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Serving the GW Community since 1904

The GW Hatchet

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Medical students march to Capitol Hill to protect Obamacare

Medical students Megan Fuerst, Crystal Xue, Christian Hendrix, Nina Abon, Christopher Wong, Chisom Okezue and Max Ruben are some of the 175 School of Medicine and Health Sciences students who signed a petition to stop Congress’s repeal of the Affordable Care Act.

The next generation of doctors is rallying to save the Affordable Care Act.

One hundred and seventy-five GW medical students signed a national petition with more than 4,800 signatures from different medical schools to stop Congress’s repeal of the Affordable Care Act, and five students from GW hand-delivered the petition on Capitol Hill last month. Students who participated in the campaign said they wanted to advocate for patients through conversations with senators, which they plan to do more in the future.

Christian Hendrix, a first-year medical student in the School of Medicine and Health Sciences, said medical students from other universities got in touch with GW medical students to join the campaign called #ProtectOurPatient.

The campaign aims to stop the repeal of the ACA and was started by Harvard Medical School students. Nearly 70 students from more than 150 medical institutions hand-delivered the petition to all 100 senators.

“What I most enjoyed was seeing different medical students come together. Some of them are residents already,” Hendrix said. “The most impressive thing to me is to meet diverse students around the nation and join together for one purpose.”

Hendrix said marching to Capitol Hill is not the only thing the students are doing to protect patients. Last week, 15 medical students hosted an event in Ross Hall where they shared stories about patients who benefited from the Affordable Care Act and held a three-minute moment of silence for the 30 million Americans who would lose access to health care in the case of an ACA repeal.

The future of the Affordable Care Act remains unclear as President Donald Trump signed executive orders to unwind the mandate. Lawmakers from both sides of the aisle are concerned that the bill will be repealed without any replacement.

While Trump deliberates and makes decisions on program and budget cuts, medical students say they are continuing to make calls on behalf of #ProtectOurPatients and the petition has climbed to nearly 5,000 signatures. Hendrix said this campaign will be a long-term project – even if the Affordable Care Act is saved – because care providers will always have opportunities to stand up for their patients and lobby on their behalf.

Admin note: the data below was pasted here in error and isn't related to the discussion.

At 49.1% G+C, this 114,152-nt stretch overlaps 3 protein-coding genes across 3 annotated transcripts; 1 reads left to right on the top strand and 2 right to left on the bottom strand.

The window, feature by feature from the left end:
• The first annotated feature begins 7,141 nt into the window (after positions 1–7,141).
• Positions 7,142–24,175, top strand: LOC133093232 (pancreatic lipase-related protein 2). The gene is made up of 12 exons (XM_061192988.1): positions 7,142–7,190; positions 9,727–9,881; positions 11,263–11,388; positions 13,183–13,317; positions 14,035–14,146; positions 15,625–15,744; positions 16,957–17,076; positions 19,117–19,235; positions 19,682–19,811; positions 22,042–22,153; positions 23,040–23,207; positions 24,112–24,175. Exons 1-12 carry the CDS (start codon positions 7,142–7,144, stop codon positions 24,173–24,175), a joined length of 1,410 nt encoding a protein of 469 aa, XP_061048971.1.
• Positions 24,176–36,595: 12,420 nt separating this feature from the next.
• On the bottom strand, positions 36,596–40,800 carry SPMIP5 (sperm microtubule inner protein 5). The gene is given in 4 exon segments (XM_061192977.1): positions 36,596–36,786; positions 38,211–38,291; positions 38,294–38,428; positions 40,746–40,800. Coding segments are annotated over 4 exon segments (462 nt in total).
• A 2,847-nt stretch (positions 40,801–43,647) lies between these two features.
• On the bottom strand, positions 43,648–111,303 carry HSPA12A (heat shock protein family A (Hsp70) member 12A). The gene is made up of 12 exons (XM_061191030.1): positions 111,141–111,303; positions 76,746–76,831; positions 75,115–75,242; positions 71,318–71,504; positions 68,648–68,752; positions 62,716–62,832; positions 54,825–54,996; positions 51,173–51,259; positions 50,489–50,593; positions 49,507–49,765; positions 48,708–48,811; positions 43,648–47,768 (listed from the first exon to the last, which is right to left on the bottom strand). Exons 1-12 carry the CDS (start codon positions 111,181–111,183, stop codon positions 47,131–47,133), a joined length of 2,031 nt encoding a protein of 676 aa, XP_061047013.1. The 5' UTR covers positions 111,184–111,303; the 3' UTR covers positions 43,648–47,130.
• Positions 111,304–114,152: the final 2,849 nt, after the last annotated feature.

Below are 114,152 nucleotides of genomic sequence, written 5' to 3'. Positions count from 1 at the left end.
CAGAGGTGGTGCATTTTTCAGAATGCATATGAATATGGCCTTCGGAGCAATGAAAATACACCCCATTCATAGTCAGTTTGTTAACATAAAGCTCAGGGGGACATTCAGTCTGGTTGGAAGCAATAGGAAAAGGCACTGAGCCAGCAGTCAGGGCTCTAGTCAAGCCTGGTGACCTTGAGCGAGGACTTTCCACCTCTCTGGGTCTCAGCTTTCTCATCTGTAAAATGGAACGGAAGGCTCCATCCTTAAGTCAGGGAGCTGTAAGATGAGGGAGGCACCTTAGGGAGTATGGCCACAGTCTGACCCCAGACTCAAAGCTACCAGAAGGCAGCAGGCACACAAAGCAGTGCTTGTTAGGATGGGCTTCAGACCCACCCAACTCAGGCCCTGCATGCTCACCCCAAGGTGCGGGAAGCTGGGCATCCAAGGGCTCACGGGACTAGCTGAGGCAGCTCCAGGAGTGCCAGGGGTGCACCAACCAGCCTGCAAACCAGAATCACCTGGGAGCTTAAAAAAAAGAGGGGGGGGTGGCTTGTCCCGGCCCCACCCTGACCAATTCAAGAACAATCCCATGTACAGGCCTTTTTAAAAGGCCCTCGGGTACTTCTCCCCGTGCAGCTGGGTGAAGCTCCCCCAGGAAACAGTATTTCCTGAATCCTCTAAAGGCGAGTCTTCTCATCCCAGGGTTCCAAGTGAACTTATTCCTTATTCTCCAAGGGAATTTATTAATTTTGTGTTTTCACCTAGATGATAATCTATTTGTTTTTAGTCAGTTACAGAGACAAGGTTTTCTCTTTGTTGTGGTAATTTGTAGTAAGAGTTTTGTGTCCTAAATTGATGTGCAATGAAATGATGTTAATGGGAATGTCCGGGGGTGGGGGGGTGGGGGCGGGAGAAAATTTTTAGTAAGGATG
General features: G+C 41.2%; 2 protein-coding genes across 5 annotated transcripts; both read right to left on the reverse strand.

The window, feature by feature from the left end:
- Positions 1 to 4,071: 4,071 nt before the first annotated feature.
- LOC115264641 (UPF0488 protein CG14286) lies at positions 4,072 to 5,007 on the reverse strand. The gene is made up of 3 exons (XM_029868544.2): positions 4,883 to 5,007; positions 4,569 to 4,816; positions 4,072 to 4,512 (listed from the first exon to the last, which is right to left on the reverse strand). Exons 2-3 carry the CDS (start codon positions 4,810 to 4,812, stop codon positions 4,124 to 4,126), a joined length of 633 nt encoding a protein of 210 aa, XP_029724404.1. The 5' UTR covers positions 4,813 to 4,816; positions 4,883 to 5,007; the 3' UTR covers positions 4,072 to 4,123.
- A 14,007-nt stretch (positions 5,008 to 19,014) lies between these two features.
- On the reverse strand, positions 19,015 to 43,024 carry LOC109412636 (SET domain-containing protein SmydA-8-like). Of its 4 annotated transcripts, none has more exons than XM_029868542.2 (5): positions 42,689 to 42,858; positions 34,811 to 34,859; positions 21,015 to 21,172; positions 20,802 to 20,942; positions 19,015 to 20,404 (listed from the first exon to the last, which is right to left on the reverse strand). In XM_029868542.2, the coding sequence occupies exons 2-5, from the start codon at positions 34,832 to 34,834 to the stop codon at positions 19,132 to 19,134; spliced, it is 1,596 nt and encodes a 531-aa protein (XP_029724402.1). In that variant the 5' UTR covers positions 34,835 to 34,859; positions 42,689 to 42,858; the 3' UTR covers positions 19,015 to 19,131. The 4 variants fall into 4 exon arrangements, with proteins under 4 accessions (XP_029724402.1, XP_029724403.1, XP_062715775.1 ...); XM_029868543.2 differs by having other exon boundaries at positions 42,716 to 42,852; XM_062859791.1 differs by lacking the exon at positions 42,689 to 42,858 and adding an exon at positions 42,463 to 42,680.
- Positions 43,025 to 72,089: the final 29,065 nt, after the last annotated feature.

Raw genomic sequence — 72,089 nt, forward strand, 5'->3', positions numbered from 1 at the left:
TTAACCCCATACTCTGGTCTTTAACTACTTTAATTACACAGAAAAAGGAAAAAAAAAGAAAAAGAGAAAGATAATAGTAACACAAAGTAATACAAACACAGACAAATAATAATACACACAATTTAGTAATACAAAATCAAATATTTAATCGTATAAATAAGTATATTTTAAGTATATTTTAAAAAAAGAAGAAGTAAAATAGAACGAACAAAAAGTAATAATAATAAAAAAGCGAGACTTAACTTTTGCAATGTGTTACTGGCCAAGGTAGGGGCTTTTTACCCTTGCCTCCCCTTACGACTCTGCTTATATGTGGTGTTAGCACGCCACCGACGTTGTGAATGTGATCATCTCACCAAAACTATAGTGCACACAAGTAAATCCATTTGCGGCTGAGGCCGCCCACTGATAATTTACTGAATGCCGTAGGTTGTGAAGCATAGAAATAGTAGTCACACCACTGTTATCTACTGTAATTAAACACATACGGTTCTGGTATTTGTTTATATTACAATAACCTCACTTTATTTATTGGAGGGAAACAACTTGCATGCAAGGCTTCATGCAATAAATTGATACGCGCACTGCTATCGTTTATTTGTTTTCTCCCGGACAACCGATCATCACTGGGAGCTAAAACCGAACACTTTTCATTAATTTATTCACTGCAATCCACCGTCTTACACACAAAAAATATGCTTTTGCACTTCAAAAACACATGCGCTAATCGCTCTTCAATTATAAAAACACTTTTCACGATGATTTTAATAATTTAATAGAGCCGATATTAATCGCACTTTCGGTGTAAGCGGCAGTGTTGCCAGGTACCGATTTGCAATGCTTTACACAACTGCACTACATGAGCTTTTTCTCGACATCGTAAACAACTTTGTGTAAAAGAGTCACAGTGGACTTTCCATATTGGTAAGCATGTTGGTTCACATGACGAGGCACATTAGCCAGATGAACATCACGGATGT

“We have other goals as well because ultimately, we’re protecting our patients, and patients always need a voice,” Hendrix said. “And we want to be that voice.”

Camilla Maybee, a second-year medical student, said students went to every senator’s office to hand them a copy of the petition.

“We were able to sit down with certain senators and staff to discuss what they thought and what they felt like,” Maybee said. “It felt very validating. Even though certain offices didn’t really agree with our petition, they’re still willing to hear us out and be very polite and let us engage.”

Maybee said the most frustrating part about the possible repeal of the health care law is that there are no current formal plans for a replacement policy.

“You want to repeal the ACA and take the time later maybe to put something in the place, but in the meantime there’s a lot of patients that don’t have another couple of years,” Maybee said. “If they can’t afford the medication, that’s it.”

Public health faculty members received national attention after publishing a report on the effects of repealing the Affordable Care Act that found 20 million people would be left uninsured.

Rayna Sobieski, a fourth-year medical student moving onto her residency, said the statistics show that the majority of people don’t want to repeal the ACA.

Most people don’t realize the real cost of health care, Sobieski said. Visiting an emergency room can easily cost $10,000 or $20,000, and when her grandfather stayed in a hospital for 10 days, it ended up costing $250,000, she said.

“So you just can’t pay out of pocket,” Sobieski said. “After Trump was elected, everyone was concerned about the repeal of ACA and the ramifications for the patients. So this was response to let Congress know, as future providers, that this is how we feel and how this will affect our future population.”

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